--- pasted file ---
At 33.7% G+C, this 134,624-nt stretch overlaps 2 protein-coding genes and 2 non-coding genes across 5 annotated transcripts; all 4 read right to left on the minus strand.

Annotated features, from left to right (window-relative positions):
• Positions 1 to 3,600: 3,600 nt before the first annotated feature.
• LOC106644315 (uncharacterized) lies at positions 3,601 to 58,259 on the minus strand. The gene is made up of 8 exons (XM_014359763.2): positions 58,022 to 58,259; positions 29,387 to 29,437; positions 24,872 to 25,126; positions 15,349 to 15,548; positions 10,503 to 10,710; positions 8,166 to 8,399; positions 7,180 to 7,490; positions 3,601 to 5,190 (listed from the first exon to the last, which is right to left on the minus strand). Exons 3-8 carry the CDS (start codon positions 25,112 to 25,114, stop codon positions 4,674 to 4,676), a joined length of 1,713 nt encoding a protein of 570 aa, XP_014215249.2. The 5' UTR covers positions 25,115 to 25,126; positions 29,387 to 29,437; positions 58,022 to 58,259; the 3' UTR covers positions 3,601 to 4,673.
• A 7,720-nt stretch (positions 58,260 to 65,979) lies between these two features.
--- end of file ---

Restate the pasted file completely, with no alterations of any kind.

At 33.7% G+C, this 134,624-nt stretch overlaps 2 protein-coding genes and 2 non-coding genes across 5 annotated transcripts; all 4 read right to left on the minus strand.

Annotated features, from left to right (window-relative positions):
• Positions 1 to 3,600: 3,600 nt before the first annotated feature.
• LOC106644315 (uncharacterized) lies at positions 3,601 to 58,259 on the minus strand. The gene is made up of 8 exons (XM_014359763.2): positions 58,022 to 58,259; positions 29,387 to 29,437; positions 24,872 to 25,126; positions 15,349 to 15,548; positions 10,503 to 10,710; positions 8,166 to 8,399; positions 7,180 to 7,490; positions 3,601 to 5,190 (listed from the first exon to the last, which is right to left on the minus strand). Exons 3-8 carry the CDS (start codon positions 25,112 to 25,114, stop codon positions 4,674 to 4,676), a joined length of 1,713 nt encoding a protein of 570 aa, XP_014215249.2. The 5' UTR covers positions 25,115 to 25,126; positions 29,387 to 29,437; positions 58,022 to 58,259; the 3' UTR covers positions 3,601 to 4,673.
• A 7,720-nt stretch (positions 58,260 to 65,979) lies between these two features.